Nettle is rich in chlorophyll and serves as a readily available commercial source of that pigment. Young nettle shoots are edible when cooked and contain approximately the same amounts of carotene (provitamin A) and vitamin C as spinach or other similar greens. The diuretic properties of nettle leaf have long been recognized, and several pharmaceutical preparations incorporating it are currently marketed in Europe for this purpose. In addition, an extract of nettle root has become quite popular there in recent years for the treatment of urinary retention brought on by benign prostatic hypertrophy (enlargement of the prostate gland not due to cancer). Some clinical evidence attests to its effectiveness, including eight open and observational studies and two placebo-controlled, double-blind studies. Therefore, German health authorities now allow it to be used for this condition. Additional studies are needed to verify this or any other traditional medical use of nettle.
Nettles are highly nutritious, high in vitamins and minerals, particularly iron, silica and potassium, and have been used for centuries as a nourishing tonic for weakness and debility, convalescence and anemia. Through their stimulating action on the bladder and kidneys, nettles help to cleanse the body of toxins and wastes. Nettles relieve fluid retention, bladder infections, stones and gravel. By aiding excretion of uric acid they make an excellent remedy for gout and arthritis as well as skin problems.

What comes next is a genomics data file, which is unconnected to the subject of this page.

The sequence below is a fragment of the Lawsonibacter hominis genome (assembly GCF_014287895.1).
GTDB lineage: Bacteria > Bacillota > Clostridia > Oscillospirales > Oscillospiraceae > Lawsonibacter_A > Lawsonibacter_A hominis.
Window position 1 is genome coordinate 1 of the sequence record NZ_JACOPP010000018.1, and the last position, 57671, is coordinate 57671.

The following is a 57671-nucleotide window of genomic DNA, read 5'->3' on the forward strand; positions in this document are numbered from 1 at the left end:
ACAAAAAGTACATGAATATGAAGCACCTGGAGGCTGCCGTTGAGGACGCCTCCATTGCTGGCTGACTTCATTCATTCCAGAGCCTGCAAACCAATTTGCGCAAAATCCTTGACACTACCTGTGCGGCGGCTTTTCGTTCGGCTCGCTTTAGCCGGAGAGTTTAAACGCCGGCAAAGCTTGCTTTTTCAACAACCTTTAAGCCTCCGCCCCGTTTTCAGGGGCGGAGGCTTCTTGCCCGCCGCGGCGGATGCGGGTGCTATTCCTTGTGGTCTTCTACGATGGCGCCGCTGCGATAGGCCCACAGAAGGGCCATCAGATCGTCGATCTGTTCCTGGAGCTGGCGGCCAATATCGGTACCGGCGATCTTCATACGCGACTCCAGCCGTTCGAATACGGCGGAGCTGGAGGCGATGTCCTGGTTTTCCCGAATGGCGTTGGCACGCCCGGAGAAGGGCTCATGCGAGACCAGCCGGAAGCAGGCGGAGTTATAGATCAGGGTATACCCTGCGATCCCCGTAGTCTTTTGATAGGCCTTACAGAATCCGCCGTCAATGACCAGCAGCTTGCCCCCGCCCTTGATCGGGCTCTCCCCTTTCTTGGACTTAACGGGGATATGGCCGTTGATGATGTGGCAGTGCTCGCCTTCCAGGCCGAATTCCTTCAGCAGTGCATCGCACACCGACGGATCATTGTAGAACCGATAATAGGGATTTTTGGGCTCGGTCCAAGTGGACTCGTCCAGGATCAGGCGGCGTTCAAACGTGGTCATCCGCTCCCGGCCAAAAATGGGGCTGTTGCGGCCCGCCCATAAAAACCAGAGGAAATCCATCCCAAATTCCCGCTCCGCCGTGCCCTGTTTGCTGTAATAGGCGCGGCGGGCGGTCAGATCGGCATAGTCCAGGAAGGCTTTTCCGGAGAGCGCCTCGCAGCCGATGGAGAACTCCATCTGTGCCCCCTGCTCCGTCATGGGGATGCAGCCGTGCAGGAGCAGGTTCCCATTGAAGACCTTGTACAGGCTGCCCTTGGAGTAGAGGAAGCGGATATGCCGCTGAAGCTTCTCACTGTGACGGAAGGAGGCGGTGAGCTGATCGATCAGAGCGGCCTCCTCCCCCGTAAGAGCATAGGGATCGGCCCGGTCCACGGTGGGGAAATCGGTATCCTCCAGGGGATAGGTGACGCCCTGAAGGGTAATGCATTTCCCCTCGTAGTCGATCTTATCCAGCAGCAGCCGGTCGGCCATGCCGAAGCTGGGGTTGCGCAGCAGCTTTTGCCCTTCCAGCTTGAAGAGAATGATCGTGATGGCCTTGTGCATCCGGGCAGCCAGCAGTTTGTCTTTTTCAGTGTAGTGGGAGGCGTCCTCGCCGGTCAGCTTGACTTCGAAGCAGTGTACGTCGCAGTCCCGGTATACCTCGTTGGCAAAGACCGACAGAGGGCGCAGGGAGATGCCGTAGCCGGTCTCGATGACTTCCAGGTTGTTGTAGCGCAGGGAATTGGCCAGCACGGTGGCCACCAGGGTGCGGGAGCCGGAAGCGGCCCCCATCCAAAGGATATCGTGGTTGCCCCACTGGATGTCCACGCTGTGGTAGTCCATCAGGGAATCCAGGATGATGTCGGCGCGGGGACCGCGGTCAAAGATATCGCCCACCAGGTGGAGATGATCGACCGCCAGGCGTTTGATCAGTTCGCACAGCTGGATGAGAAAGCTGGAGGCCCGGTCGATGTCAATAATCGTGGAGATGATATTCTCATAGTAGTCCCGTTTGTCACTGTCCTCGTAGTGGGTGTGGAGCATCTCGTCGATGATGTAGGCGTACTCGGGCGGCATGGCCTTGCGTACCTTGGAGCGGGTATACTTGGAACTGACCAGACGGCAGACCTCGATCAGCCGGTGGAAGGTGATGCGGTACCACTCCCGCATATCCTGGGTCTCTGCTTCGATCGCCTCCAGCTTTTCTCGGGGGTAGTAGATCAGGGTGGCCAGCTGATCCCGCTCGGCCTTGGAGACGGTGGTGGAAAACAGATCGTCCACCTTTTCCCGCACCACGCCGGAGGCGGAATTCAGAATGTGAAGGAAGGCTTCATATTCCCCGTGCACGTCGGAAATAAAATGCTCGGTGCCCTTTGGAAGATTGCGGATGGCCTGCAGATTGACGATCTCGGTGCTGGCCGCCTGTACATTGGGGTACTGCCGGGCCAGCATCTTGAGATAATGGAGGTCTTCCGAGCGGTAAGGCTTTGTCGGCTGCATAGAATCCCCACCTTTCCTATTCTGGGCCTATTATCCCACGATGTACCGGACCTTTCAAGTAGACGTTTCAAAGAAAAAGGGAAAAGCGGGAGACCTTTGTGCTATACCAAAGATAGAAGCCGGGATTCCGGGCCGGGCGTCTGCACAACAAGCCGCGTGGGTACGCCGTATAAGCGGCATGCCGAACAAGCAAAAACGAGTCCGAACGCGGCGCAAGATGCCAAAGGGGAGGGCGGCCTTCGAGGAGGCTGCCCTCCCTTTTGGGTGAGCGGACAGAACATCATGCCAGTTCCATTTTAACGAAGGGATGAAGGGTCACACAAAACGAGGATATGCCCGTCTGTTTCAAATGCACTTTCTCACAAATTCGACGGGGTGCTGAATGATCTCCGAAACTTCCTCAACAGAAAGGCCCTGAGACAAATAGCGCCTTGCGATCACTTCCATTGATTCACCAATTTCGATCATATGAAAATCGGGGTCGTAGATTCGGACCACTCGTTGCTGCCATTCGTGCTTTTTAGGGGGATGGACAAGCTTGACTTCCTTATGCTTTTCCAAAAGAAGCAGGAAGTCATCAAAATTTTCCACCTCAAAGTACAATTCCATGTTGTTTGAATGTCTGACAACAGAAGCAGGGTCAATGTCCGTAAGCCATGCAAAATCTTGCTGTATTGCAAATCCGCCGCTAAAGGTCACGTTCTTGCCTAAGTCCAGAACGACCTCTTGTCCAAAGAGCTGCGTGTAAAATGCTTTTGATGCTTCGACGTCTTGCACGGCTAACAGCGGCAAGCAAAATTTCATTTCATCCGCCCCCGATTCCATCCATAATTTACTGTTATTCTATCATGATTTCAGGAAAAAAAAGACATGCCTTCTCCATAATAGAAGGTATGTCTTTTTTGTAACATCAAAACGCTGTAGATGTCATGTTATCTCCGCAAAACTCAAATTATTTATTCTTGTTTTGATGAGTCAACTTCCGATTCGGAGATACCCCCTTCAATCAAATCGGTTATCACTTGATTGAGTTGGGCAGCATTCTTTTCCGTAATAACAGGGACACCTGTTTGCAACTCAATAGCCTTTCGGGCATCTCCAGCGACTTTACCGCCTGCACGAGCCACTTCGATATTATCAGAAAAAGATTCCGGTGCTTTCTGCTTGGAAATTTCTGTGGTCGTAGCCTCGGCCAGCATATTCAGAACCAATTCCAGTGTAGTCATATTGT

The stinging sensation of the leaf hairs is caused by several plant chemicals including formic acid, histamine, serotonin, and choline. In addition to these chemicals, nettle leaf is rich in minerals, chlorophyll, amino acids, lecithin, carotenoids, flavonoids, sterols, tannins and vitamins. The root of the plant has other chemicals such as scopoletin, sterols, fatty acids, polysaccharides and isolectins. Several of nettle's lectin chemicals have demonstrated marked antiviral actions (against HIV and several common upper respiratory viruses). Other chemicals (flavonoids in the leaves and a lectin in the root) have been documented with interesting immune stimulant actions in preliminary research which led researchers to suggest that the lectin might be useful in the treatment of systemic lupus.
Nettle's main plant chemicals include: acetophenone, acetylcholine, agglutinins, alkaloids, astragalin, butyric acid, caffeic acids, carbonic acid, chlorogenic acid, chlorophyll, choline, coumaric acid, folacin, formic acid, friedelins, histamine, kaempherols, koproporphyrin, lectins, lecithin, lignans, linoleic acid, linolenic acid, neoolivil, palmitic acid, pantothenic acid, quercetin, quinic acid, scopoletin, secoisolariciresinol, serotonin, sitosterols, stigmasterol, succinic acid, terpenes, violaxanthin, and xanthophylls.
- 1.Nettle.Stinging nettle,Nettle leaf,Nettle root,Common Stinging Nettle?Therapeutics and Pharmacology,Historical or traditional use of Nettle.